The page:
Ants in restored grasslands

Bill D Wills
Dept. of Entomology, Michigan State University
Bill Wills is a Postdoctoral Research Associate at Michigan State University in the Entomology Department. His research explores the ecology of ants within natural and agricultural landscapes. He is currently exploring the role of ants as predators and ecosystem engineers. This research is conducted as a part of the Great Lakes Bioenergy Research Center.
Other presenters/researchers: 
Doug Landis Department of Entomology, Michigan State University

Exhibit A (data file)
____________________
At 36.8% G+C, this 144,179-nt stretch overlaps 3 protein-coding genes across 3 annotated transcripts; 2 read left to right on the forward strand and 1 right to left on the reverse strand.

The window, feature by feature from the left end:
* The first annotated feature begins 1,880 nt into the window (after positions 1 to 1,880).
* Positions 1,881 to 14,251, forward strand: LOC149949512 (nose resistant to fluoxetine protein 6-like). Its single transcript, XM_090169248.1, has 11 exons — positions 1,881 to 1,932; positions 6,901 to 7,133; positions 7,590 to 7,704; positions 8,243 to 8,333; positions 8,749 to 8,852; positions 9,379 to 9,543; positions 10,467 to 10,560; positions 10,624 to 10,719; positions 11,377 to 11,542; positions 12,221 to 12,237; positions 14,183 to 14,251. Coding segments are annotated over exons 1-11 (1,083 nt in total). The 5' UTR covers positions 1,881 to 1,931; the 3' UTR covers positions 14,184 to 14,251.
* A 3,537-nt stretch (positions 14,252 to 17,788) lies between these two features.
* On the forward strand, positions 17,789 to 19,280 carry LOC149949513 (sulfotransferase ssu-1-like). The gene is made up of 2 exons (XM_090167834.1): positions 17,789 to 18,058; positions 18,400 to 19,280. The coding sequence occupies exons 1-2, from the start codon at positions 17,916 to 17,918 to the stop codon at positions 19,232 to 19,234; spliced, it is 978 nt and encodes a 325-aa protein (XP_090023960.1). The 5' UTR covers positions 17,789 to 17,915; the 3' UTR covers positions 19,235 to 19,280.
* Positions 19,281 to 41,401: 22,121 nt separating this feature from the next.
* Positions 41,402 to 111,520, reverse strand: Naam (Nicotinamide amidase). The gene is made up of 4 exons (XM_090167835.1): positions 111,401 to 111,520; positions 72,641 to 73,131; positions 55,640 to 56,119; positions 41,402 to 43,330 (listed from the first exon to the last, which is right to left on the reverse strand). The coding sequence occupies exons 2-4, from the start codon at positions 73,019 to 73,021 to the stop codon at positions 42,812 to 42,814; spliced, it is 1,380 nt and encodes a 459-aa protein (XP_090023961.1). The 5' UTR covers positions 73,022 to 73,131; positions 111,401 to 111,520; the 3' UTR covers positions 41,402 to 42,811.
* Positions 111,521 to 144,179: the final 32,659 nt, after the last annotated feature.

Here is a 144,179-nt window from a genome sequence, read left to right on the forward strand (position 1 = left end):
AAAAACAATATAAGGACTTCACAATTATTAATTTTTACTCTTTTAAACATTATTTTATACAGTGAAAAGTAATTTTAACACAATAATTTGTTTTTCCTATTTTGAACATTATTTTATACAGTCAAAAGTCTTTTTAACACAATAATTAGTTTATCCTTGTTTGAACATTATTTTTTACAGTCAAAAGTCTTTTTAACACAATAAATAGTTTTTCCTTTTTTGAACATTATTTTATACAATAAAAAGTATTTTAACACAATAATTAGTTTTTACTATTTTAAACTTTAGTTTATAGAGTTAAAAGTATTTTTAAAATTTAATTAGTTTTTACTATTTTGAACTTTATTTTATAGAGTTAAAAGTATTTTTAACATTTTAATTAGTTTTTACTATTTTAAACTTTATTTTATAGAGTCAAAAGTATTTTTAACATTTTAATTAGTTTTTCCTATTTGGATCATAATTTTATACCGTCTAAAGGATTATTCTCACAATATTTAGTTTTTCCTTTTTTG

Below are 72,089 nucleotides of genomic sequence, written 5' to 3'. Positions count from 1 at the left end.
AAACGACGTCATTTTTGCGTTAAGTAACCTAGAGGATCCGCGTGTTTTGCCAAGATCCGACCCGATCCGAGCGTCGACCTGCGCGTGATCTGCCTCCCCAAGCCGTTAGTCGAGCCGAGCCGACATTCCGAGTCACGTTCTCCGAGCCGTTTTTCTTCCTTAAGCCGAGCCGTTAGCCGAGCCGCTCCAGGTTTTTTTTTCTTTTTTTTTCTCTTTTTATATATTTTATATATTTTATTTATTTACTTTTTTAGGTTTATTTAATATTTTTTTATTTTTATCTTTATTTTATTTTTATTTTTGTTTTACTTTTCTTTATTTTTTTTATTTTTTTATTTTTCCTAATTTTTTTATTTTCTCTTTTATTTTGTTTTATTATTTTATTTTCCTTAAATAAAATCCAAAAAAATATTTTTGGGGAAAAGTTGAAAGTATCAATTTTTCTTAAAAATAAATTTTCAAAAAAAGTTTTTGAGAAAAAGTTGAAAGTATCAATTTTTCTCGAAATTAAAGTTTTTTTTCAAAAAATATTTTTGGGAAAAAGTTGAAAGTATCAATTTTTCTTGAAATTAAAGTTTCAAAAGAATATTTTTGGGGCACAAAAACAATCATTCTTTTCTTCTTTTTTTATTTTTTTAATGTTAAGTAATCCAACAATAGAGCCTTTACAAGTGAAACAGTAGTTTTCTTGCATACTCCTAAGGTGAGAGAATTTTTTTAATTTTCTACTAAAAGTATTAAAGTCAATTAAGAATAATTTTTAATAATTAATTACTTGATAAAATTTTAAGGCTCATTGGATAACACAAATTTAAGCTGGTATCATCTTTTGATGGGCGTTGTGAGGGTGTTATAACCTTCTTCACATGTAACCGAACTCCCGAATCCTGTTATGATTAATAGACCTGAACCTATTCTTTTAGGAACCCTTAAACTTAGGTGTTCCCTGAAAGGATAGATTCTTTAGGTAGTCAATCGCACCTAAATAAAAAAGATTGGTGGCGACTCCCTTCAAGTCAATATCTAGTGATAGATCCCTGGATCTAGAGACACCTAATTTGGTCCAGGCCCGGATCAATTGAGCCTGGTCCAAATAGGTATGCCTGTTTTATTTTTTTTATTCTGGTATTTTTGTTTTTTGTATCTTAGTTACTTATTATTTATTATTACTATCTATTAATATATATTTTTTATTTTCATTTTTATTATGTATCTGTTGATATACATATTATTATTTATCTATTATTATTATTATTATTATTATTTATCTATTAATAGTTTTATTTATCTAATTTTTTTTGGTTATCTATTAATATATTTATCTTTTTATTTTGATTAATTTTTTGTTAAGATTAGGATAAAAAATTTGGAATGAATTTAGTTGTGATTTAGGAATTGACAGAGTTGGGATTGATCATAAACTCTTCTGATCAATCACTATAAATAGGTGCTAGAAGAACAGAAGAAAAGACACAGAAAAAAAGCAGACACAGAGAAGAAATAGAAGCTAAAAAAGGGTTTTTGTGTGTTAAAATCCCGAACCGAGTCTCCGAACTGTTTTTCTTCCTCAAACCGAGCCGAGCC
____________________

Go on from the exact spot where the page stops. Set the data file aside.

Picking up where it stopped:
Changes in land-use can directly and indirectly alter an ecosystems services by impacting insect abundance and diversity. Ants are an often overlooked insect group despite being among the most diverse and successful organisms in terrestrial ecosystems. Their abundance, diversity, and biomass make them important consumers and ecosystems engineers. They can modify, maintain, or create habitats for other organisms and alter the availability of resources through changes in soil conditions. To improve our understanding of how ant communities impact ecosystem services, we sampled ant communities across 20 restoration sites in southwestern Michigan. With these sites we can being to address how land-use history, management history, soil quality, and plant diversity impact ant communities and how these changes impact biocontrol within grasslands. Given increasing changes in land-use and management of grasslands for both conservation and biomass production, improving our understanding of the role of ants in temperate grasslands is critical.

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